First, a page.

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Brittle intermetallic compound makes ultrastrong low-density steel with large ductility


Although steel has been the workhorse of the automotive industry since the 1920s, the share by weight of steel and iron in an average light vehicle is now gradually decreasing, from 68.1 per cent in 1995 to 60.1 per cent in 2011 (refs 1, 2). This has been driven by the low strength-to-weight ratio (specific strength) of iron and steel, and the desire to improve such mechanical properties with other materials. Recently, high-aluminium low-density steels have been actively studied as a means of increasing the specific strength of an alloy by reducing its density3,4,5. But with increasing aluminium content a problem is encountered: brittle intermetallic compounds can form in the resulting alloys, leading to poor ductility. Here we show that an FeAl-type brittle but hard intermetallic compound (B2) can be effectively used as a strengthening second phase in high-aluminium low-density steel, while alleviating its harmful effect on ductility by controlling its morphology and dispersion. The specific tensile strength and ductility of the developed steel improve on those of the lightest and strongest metallic materials known, titanium alloys. We found that alloying of nickel catalyses the precipitation of nanometre-sized B2 particles in the face-centred cubic matrix of high-aluminium low-density steel during heat treatment of cold-rolled sheet steel. Our results demonstrate how intermetallic compounds can be harnessed in the alloy design of lightweight steels for structural applications and others.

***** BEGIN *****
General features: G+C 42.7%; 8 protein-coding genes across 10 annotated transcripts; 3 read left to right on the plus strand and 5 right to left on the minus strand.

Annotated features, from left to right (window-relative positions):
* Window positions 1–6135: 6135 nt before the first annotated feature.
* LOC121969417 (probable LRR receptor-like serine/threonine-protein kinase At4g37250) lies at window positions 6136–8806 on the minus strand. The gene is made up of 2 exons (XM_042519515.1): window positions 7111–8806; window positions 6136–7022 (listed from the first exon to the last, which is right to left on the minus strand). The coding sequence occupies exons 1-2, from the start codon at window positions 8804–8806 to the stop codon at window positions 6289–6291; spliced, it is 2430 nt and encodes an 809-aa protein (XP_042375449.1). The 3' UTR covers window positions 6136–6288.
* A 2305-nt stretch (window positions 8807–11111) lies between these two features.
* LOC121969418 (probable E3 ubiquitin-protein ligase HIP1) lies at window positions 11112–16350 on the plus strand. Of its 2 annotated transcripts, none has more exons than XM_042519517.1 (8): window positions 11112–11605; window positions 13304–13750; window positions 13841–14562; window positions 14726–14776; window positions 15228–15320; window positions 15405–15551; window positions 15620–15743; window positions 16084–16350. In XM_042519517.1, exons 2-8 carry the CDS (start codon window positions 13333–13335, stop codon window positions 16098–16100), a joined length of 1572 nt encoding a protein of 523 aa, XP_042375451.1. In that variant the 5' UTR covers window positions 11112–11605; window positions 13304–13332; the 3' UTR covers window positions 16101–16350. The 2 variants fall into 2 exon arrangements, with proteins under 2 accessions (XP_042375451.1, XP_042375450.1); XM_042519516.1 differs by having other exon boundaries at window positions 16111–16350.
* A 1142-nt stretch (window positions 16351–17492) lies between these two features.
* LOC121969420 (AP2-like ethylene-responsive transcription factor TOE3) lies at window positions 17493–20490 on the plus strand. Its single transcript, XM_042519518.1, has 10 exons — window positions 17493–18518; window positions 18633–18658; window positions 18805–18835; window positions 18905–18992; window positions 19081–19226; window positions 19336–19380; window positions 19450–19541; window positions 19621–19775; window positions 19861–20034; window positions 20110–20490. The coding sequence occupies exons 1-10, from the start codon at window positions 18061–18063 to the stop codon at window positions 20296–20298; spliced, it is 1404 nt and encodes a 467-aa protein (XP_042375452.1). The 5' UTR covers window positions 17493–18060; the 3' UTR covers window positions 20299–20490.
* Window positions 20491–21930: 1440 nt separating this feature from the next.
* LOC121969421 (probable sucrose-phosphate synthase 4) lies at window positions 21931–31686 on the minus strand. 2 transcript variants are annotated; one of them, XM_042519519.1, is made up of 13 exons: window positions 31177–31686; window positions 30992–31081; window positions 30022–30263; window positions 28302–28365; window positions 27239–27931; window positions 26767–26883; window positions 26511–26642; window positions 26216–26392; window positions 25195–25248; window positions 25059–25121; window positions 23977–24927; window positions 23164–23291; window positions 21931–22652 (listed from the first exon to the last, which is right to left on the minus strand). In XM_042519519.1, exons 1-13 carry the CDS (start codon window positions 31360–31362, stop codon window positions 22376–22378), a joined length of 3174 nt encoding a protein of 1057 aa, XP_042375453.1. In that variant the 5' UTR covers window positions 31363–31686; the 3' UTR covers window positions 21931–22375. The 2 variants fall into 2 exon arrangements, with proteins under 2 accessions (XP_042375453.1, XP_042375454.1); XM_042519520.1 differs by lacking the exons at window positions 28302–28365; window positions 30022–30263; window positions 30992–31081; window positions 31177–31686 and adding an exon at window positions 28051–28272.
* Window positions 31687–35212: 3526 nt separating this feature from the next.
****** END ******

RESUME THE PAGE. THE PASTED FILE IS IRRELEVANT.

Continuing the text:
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Figure 1: Precipitation of B2 particles during annealing of cold rolled Fe–10%Al–15%Mn–0.8%C–5%Ni (weight per cent) high-specific-strength steel.
Figure 2: Room-temperature tensile properties of HSSS compared with selected metallic alloys of high specific strength6,7,22,23,24,25,26,27.
Figure 3: Scanning TEM images of HSSS after tensile deformation (0.5% strained) showing interaction of dislocations and B2 particles.


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We thank J.-S. Lee and Y.-U. Heo for discussions. The press hardening steel was obtained from POSCO. This work was supported by the Steel Innovation Program of POSCO.

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Authors and Affiliations



N.J.K. and H.K. designed the study; S.-H.K. and H.K. performed the research; S.-H.K., N.J.K. and H.K. analysed the data; and N.J.K and H.K. wrote the paper. All authors discussed the results and commented on the manuscript.

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Correspondence to Hansoo Kim.

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The authors declare no competing financial interests.

Extended data figures and tables

Extended Data Figure 1 Change of X-ray diffraction pattern during annealing at 900 °C.

With the increase in annealing time, the (100) peak of B2 becomes more pronounced owing to its precipitation (samples were water-quenched after annealing). au, arbitrary units.

Extended Data Table 1 Composition of the present HSSS and reference materials
Extended Data Table 2 Thermal treatment condition and properties of the present HSSS and reference materials

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Kim, SH., Kim, H. & Kim, N. Brittle intermetallic compound makes ultrastrong low-density steel with large ductility. Nature 518, 77–79 (2015).

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